What Is Marine Pollution?
Marine pollution is the introduction of any substance or form of energy into the marine environment that may harm living organisms, negatively affect marine resources and amenities, reduce seawater quality, and affect human health.
Pollutants may be discharged directly into the marine environment or may be discharged inland and travel to the marine environment over land, through gullies, through stormwater drainage systems or underground with groundwater flow through fissures and cave systems.
What Are The Effects Of Marine Pollution
Death of Marine Organisms
Fish and other marine organisms such as coral are sensitive to changes in the marine environment. Chemical and bacteriological contamination may adversely affect or kill marine organisms. Marine litter such as plastics and fishing nets can strangle species such as crabs, turtles, and birds.
Destruction of Marine Habitats
The introduction of pollutants may destroy marine habitats such as coral reefs and make them unfit habitats for marine organisms. This can adversely affect the fishing and tourism industries which could have a severe impact on the economy. Coral reefs also protect beaches from erosion by wave action and their destruction can lead to the disappearance of our beaches.
The following sources may cause adverse effects on the marine environment:
- Industrial processes that produce toxic or nutrient-rich by-products or wastes;
- Oil spills from land-based sources, ocean vessels or platforms;
- Sewage which contains bacteria, nitrates, phosphates, and other contaminants;
- stormwater runoff may contain contaminants such as sediment, garbage, nutrients (from humans or agricultural sources) and chemicals such as pesticides;
- Accidents at sea which can lead to loss of hazardous cargo; and
- Construction sediment can be introduced into the nearshore from foundation de-watering and via run-off from construction sites.
What Is The Role Of The Marine Pollution Control Section?
The Marine Pollution Control Section (MPCS) of the Environmental Protection Department (EPD) investigates activities that affect or have the potential to affect the marine environment. The functions of the section are:
- Responding to complaints or pollution incidents related to the marine environment;
- Monitoring and control of marine pollution;
- Conducting inspections of various sources to determine potential releases of pollutants;
- Oil spill contingency planning and response;
- Conducting research into marine pollution issues;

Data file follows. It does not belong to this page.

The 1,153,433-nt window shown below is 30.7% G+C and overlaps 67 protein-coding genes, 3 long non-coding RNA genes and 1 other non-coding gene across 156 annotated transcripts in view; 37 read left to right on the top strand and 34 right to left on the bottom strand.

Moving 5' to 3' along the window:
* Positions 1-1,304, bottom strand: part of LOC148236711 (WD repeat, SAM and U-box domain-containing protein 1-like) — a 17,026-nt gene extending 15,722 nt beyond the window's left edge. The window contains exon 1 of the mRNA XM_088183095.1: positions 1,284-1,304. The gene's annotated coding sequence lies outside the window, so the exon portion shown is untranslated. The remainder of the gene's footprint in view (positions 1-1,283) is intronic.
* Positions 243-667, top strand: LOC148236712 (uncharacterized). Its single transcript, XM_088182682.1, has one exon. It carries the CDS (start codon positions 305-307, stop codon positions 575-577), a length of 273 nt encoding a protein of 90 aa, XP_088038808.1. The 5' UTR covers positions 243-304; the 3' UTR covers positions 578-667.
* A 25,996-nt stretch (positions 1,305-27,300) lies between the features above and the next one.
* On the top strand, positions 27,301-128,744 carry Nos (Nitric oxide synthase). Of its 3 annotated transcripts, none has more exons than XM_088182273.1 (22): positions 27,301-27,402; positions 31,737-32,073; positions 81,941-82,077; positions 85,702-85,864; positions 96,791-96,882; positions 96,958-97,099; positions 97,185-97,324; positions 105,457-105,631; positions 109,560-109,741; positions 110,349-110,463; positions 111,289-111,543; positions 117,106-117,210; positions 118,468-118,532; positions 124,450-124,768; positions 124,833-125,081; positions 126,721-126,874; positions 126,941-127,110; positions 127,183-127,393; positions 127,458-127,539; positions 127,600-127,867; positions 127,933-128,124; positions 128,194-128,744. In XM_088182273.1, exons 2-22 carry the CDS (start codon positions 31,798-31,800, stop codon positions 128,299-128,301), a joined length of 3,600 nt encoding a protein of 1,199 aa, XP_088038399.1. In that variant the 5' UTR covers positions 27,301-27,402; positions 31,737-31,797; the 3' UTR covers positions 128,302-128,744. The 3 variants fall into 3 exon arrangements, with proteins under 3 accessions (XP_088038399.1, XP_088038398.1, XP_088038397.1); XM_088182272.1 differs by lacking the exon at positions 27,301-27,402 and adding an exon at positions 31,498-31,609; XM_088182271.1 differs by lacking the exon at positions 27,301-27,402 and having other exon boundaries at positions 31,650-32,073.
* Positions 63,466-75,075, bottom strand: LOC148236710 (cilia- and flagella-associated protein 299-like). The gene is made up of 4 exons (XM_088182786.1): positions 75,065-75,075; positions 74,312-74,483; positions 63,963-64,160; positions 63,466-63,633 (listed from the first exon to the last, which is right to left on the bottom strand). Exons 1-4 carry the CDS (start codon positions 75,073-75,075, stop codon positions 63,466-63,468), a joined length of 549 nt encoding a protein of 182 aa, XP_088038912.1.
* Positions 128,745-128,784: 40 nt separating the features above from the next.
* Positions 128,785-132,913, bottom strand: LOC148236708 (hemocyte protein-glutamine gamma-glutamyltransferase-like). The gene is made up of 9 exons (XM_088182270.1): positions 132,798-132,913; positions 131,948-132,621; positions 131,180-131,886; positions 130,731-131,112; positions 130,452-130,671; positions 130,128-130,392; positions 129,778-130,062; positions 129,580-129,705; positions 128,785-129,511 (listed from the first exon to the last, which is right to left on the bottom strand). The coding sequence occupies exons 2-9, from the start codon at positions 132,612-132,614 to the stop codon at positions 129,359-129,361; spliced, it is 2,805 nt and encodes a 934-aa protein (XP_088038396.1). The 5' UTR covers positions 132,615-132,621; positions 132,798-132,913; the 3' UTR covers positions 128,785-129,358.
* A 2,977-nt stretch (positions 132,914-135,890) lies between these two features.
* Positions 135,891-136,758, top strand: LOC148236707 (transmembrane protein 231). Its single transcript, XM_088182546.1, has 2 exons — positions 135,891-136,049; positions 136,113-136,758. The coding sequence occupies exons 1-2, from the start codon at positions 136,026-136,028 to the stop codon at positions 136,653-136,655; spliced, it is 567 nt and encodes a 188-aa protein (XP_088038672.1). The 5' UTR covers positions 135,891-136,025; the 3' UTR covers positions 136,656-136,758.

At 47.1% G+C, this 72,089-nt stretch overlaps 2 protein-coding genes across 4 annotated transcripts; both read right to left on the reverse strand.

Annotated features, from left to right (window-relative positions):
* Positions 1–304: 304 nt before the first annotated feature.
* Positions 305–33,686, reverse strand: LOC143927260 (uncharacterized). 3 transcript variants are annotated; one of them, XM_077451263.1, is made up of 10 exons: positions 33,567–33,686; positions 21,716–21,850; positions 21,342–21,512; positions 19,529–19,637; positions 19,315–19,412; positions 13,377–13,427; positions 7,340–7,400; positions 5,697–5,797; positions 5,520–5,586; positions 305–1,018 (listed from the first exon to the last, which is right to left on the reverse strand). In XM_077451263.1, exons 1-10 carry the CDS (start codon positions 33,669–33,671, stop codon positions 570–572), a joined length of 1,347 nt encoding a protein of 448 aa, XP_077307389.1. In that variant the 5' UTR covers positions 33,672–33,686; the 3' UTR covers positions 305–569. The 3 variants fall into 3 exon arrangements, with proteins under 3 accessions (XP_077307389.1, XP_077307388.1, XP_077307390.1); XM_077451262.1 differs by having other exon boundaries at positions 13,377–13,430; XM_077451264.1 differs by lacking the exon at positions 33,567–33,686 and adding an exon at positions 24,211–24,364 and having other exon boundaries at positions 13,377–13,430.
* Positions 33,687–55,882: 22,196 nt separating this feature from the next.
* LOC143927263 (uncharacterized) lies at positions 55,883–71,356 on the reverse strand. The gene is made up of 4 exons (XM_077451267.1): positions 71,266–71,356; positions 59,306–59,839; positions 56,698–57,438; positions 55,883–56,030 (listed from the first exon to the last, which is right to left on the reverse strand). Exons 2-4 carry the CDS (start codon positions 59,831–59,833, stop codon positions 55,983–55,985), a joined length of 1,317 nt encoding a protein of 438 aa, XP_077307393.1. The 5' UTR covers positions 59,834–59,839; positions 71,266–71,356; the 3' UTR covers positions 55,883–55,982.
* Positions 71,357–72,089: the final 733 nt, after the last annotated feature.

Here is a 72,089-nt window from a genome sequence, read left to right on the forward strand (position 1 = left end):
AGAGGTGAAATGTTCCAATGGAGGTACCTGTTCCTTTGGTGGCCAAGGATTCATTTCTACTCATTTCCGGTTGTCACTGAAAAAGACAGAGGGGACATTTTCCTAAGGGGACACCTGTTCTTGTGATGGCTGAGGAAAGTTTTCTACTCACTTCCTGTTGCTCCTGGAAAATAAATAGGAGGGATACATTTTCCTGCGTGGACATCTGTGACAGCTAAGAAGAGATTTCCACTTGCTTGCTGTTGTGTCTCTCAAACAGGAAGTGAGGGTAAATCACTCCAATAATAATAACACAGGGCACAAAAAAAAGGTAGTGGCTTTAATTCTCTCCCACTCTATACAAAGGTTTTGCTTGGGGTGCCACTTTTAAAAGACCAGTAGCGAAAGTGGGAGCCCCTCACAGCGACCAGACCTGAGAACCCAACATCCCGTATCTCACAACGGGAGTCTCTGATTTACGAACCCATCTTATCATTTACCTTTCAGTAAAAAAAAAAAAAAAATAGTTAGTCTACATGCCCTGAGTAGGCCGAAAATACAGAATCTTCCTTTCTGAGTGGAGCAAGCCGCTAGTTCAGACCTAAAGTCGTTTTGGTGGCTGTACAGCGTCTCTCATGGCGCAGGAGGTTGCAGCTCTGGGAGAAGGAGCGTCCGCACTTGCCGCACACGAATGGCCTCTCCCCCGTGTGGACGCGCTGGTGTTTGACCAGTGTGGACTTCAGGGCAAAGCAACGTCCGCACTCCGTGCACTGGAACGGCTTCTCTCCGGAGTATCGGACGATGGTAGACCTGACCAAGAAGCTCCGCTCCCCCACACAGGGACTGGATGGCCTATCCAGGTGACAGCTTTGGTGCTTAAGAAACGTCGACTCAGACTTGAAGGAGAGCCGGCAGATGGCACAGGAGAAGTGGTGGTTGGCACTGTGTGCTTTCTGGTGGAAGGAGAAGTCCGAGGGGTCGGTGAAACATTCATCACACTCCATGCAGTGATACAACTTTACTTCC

- Preparing guidelines for various sectors and or activities aimed at reducing marine pollution;
- Conducting research into marine pollution issues; and
- Preparing guidelines for various sectors and or activities aimed at reducing marine pollution.
What Are The Legislation and Standard?
Marine Pollution Control Act CAP. 392A (MPCA)
The Marine Pollution Control Act, CAP. 392A (MPCA) was established to prevent, reduce, and control pollution of the marine environment of Barbados from the following sources and activities:
- Land-based sources,
- Sea-bed activities,
- Dumping activities and
- Airborne sources.
Under the MPCA, any person that releases or causes the release of any pollutant into the environment in violation of applicable standards, conditions, or requirements specified under the Act or Regulations is guilty of an offence.
The onus of monitoring and sampling of pollutants lies with the polluter and not with the Department. However, the polluter is required to report and provide the required information on their pollutants to the Department. Individuals or industries that fail to comply with the provisions of the Act may be prosecuted.
Marine Pollution Standards
Under the Marine Pollution Control Act, CAP. 392A, the EPD is required to prescribe a list of pollutants and their prohibited concentrations. Standards for the list of pollutants have been proposed based on a comprehensive review of current international standards. The Australian and New Zealand Environment Conservation Council Guidelines for Fresh and Marine Water Quality (2000), form the basis of the proposed standards. However, where reliable local data was available the guidelines were adjusted for local conditions.
What Can I Do To Reduce Marine Pollution?
- Do not discharge waste, garbage, or chemicals directly into the marine environment,
- Likewise do not discharge waste, garbage, or chemicals into gullies, ravines, into drainage structures that discharge to the sea.
- Treat industrial waste and chemicals in a manner approved by the EPD before disposal to the environment.
- Use good agricultural practices to reduce erosion and avoid excessive use of pesticides and fertilizers.
- Do not litter on the beach and participate in beach clean-ups.
- Stop illegal dumping, particularly in gullies, and take waste to the approved landfill. Reduce stormwater runoff by collecting rainwater for non-potable use.